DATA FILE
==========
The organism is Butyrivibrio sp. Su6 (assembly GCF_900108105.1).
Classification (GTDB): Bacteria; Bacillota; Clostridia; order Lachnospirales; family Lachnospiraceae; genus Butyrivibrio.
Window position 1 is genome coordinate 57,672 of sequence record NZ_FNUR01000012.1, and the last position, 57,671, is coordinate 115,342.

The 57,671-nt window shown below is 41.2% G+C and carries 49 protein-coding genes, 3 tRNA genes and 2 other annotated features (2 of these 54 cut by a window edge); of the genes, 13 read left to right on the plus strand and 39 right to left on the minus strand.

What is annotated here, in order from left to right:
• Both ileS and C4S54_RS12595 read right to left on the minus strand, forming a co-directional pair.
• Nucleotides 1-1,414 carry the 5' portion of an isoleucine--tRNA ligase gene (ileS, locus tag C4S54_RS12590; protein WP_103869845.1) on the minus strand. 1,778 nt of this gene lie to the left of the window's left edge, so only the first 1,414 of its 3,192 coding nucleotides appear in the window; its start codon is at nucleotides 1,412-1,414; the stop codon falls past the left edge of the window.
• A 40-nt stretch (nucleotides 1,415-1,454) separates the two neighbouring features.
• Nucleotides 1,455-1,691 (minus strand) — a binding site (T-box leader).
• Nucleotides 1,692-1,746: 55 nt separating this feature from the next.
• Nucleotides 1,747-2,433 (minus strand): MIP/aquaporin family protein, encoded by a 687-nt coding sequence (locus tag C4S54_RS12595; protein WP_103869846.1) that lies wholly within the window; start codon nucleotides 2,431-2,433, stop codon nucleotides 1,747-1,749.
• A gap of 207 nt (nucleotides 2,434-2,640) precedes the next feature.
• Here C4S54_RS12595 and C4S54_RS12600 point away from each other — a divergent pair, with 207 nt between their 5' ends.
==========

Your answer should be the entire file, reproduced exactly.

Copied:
The organism is Butyrivibrio sp. Su6 (assembly GCF_900108105.1).
Classification (GTDB): Bacteria; Bacillota; Clostridia; order Lachnospirales; family Lachnospiraceae; genus Butyrivibrio.
Window position 1 is genome coordinate 57,672 of sequence record NZ_FNUR01000012.1, and the last position, 57,671, is coordinate 115,342.

The 57,671-nt window shown below is 41.2% G+C and carries 49 protein-coding genes, 3 tRNA genes and 2 other annotated features (2 of these 54 cut by a window edge); of the genes, 13 read left to right on the plus strand and 39 right to left on the minus strand.

What is annotated here, in order from left to right:
• Both ileS and C4S54_RS12595 read right to left on the minus strand, forming a co-directional pair.
• Nucleotides 1-1,414 carry the 5' portion of an isoleucine--tRNA ligase gene (ileS, locus tag C4S54_RS12590; protein WP_103869845.1) on the minus strand. 1,778 nt of this gene lie to the left of the window's left edge, so only the first 1,414 of its 3,192 coding nucleotides appear in the window; its start codon is at nucleotides 1,412-1,414; the stop codon falls past the left edge of the window.
• A 40-nt stretch (nucleotides 1,415-1,454) separates the two neighbouring features.
• Nucleotides 1,455-1,691 (minus strand) — a binding site (T-box leader).
• Nucleotides 1,692-1,746: 55 nt separating this feature from the next.
• Nucleotides 1,747-2,433 (minus strand): MIP/aquaporin family protein, encoded by a 687-nt coding sequence (locus tag C4S54_RS12595; protein WP_103869846.1) that lies wholly within the window; start codon nucleotides 2,431-2,433, stop codon nucleotides 1,747-1,749.
• A gap of 207 nt (nucleotides 2,434-2,640) precedes the next feature.
• Here C4S54_RS12595 and C4S54_RS12600 point away from each other — a divergent pair, with 207 nt between their 5' ends.